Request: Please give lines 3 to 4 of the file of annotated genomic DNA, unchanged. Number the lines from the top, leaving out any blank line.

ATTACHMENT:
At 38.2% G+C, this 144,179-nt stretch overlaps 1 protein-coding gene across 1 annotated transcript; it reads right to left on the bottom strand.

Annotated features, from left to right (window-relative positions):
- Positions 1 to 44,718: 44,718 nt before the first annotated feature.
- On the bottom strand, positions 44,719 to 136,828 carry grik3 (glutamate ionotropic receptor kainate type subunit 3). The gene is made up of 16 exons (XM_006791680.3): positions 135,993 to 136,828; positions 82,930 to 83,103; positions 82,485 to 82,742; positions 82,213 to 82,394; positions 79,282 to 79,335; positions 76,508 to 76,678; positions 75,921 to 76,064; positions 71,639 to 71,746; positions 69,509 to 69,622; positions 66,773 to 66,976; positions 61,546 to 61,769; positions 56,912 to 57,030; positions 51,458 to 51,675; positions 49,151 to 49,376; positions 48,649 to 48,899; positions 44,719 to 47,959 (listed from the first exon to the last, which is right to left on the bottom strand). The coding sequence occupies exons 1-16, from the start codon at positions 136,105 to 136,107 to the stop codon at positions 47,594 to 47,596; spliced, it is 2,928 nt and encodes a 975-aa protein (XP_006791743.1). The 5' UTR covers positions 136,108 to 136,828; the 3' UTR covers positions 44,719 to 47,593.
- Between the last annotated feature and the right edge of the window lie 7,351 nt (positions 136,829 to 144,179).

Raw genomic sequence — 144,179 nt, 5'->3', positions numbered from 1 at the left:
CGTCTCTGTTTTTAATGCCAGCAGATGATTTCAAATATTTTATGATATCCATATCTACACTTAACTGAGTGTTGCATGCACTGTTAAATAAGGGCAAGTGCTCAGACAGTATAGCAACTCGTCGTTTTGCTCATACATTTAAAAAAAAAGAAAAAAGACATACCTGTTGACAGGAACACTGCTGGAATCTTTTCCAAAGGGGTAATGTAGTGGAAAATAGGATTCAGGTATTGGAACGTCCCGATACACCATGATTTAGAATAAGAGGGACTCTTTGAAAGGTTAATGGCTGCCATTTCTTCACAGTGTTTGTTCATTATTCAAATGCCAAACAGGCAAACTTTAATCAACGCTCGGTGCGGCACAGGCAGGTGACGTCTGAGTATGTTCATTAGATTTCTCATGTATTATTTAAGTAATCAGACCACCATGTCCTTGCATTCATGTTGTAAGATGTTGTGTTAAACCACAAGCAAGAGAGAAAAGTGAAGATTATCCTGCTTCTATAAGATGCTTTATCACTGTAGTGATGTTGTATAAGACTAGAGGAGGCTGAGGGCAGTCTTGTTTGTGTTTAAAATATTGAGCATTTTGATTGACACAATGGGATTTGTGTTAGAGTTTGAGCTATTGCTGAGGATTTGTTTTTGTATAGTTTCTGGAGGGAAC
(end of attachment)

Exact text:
- Positions 1 to 44,718: 44,718 nt before the first annotated feature.
- On the bottom strand, positions 44,719 to 136,828 carry grik3 (glutamate ionotropic receptor kainate type subunit 3). The gene is made up of 16 exons (XM_006791680.3): positions 135,993 to 136,828; positions 82,930 to 83,103; positions 82,485 to 82,742; positions 82,213 to 82,394; positions 79,282 to 79,335; positions 76,508 to 76,678; positions 75,921 to 76,064; positions 71,639 to 71,746; positions 69,509 to 69,622; positions 66,773 to 66,976; positions 61,546 to 61,769; positions 56,912 to 57,030; positions 51,458 to 51,675; positions 49,151 to 49,376; positions 48,649 to 48,899; positions 44,719 to 47,959 (listed from the first exon to the last, which is right to left on the bottom strand). The coding sequence occupies exons 1-16, from the start codon at positions 136,105 to 136,107 to the stop codon at positions 47,594 to 47,596; spliced, it is 2,928 nt and encodes a 975-aa protein (XP_006791743.1). The 5' UTR covers positions 136,108 to 136,828; the 3' UTR covers positions 44,719 to 47,593.